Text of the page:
The recent announcement that data from individuals’ GP records would be shared with researchers inside the NHS – and potentially outside – was controversial.
In this week’s Scrubbing Up, Prof Peter Johnson, Cancer Research UK’s chief clinician, says while the decision is up to each of us, population data like this is crucial for making progress in tackling diseases.
Patient information is a very controversial issue.
We live in an age when all manner of information about us is collected and shared all the time and, understandably, everyone worries about who is looking at their data and what they’re doing with it.
But using our records for medical research is not about some sort of free-for-all with people’s data.
It is about doing the right thing and using the information that we collect in the NHS to benefit patients in the future.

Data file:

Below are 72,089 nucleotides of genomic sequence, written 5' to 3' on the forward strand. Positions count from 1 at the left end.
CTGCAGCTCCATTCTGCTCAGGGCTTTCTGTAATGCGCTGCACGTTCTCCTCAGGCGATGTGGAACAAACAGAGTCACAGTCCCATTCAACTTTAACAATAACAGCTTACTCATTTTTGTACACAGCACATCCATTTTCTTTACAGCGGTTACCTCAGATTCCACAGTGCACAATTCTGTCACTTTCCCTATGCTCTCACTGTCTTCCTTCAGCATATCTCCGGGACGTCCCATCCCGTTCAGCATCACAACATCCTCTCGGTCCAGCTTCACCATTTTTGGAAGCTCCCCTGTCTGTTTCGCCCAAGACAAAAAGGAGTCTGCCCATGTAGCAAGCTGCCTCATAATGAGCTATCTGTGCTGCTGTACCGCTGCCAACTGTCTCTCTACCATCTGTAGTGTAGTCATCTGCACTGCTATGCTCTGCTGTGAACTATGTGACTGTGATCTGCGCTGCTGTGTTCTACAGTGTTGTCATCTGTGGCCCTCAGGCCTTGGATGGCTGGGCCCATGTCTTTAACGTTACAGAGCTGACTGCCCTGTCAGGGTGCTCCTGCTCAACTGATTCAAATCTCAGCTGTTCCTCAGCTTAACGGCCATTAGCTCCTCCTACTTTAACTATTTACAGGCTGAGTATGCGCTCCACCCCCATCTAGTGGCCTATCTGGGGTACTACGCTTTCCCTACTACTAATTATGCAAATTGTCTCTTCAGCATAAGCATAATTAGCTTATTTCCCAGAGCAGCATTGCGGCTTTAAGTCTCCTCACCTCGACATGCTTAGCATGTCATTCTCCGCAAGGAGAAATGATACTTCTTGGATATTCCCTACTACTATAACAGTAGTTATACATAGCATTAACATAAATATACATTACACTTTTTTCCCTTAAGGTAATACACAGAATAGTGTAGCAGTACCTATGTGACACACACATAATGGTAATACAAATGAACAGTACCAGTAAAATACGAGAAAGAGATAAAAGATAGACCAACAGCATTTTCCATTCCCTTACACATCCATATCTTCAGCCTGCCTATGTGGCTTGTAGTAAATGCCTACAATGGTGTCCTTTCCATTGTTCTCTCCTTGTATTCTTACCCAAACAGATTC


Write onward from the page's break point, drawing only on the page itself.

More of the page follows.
We need the proper safeguards, and I am as sceptical as anyone about the idea of selling the data outside the NHS, but that is not a reason to discard the whole idea.
The Health-Care Survivor’s Comment
Even if I could be convinced that pharmaceutical companies and others were likely to provide a real answer to disease, I believe that the mass sharing of personal information, and medical records, is something that must be resisted by anyone who believes in the freedom to choose real, natural, health care.
If you wonder why I am so strongly against mass data sharing, remember that the records under consideration here, are the same ones that David Davis MP has said will also be made available to the police, who, as far as I know, are not involved in meeting the scientific or social challenges of overcoming disease, illness or any medical condition.
Please let me know what you think about this issue.